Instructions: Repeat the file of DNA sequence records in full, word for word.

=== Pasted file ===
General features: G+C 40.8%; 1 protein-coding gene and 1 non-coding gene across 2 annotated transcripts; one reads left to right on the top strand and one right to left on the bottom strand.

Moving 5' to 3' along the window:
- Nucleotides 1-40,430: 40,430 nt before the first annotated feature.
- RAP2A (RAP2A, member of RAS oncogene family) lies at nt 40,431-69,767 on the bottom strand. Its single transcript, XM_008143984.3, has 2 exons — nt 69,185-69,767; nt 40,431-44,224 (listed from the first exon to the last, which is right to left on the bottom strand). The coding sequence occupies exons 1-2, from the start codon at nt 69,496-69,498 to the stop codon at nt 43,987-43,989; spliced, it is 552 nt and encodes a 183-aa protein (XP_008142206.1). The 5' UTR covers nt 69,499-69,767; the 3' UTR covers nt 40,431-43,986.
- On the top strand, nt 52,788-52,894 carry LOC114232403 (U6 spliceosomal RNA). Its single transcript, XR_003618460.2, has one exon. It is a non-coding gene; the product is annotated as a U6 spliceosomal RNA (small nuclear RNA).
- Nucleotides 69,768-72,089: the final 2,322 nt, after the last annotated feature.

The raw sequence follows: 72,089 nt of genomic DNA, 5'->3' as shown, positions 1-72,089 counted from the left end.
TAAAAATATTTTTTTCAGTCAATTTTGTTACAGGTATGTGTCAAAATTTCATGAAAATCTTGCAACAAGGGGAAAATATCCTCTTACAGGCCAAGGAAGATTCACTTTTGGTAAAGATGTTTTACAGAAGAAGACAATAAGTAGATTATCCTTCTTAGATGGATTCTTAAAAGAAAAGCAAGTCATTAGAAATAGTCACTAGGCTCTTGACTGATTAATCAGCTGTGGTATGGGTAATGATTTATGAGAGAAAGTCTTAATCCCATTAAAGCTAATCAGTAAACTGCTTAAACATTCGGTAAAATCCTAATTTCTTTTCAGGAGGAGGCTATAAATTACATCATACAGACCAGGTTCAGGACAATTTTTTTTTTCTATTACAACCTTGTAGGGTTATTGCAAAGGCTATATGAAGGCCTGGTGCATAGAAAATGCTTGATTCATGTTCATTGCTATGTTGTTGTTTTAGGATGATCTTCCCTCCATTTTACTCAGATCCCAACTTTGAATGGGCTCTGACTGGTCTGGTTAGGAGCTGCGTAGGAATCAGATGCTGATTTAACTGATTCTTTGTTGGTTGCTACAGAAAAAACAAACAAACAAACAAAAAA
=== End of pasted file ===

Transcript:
General features: G+C 40.8%; 1 protein-coding gene and 1 non-coding gene across 2 annotated transcripts; one reads left to right on the top strand and one right to left on the bottom strand.

Moving 5' to 3' along the window:
- Nucleotides 1-40,430: 40,430 nt before the first annotated feature.
- RAP2A (RAP2A, member of RAS oncogene family) lies at nt 40,431-69,767 on the bottom strand. Its single transcript, XM_008143984.3, has 2 exons — nt 69,185-69,767; nt 40,431-44,224 (listed from the first exon to the last, which is right to left on the bottom strand). The coding sequence occupies exons 1-2, from the start codon at nt 69,496-69,498 to the stop codon at nt 43,987-43,989; spliced, it is 552 nt and encodes a 183-aa protein (XP_008142206.1). The 5' UTR covers nt 69,499-69,767; the 3' UTR covers nt 40,431-43,986.
- On the top strand, nt 52,788-52,894 carry LOC114232403 (U6 spliceosomal RNA). Its single transcript, XR_003618460.2, has one exon. It is a non-coding gene; the product is annotated as a U6 spliceosomal RNA (small nuclear RNA).
- Nucleotides 69,768-72,089: the final 2,322 nt, after the last annotated feature.

The raw sequence follows: 72,089 nt of genomic DNA, 5'->3' as shown, positions 1-72,089 counted from the left end.
TAAAAATATTTTTTTCAGTCAATTTTGTTACAGGTATGTGTCAAAATTTCATGAAAATCTTGCAACAAGGGGAAAATATCCTCTTACAGGCCAAGGAAGATTCACTTTTGGTAAAGATGTTTTACAGAAGAAGACAATAAGTAGATTATCCTTCTTAGATGGATTCTTAAAAGAAAAGCAAGTCATTAGAAATAGTCACTAGGCTCTTGACTGATTAATCAGCTGTGGTATGGGTAATGATTTATGAGAGAAAGTCTTAATCCCATTAAAGCTAATCAGTAAACTGCTTAAACATTCGGTAAAATCCTAATTTCTTTTCAGGAGGAGGCTATAAATTACATCATACAGACCAGGTTCAGGACAATTTTTTTTTTCTATTACAACCTTGTAGGGTTATTGCAAAGGCTATATGAAGGCCTGGTGCATAGAAAATGCTTGATTCATGTTCATTGCTATGTTGTTGTTTTAGGATGATCTTCCCTCCATTTTACTCAGATCCCAACTTTGAATGGGCTCTGACTGGTCTGGTTAGGAGCTGCGTAGGAATCAGATGCTGATTTAACTGATTCTTTGTTGGTTGCTACAGAAAAAACAAACAAACAAACAAAAAA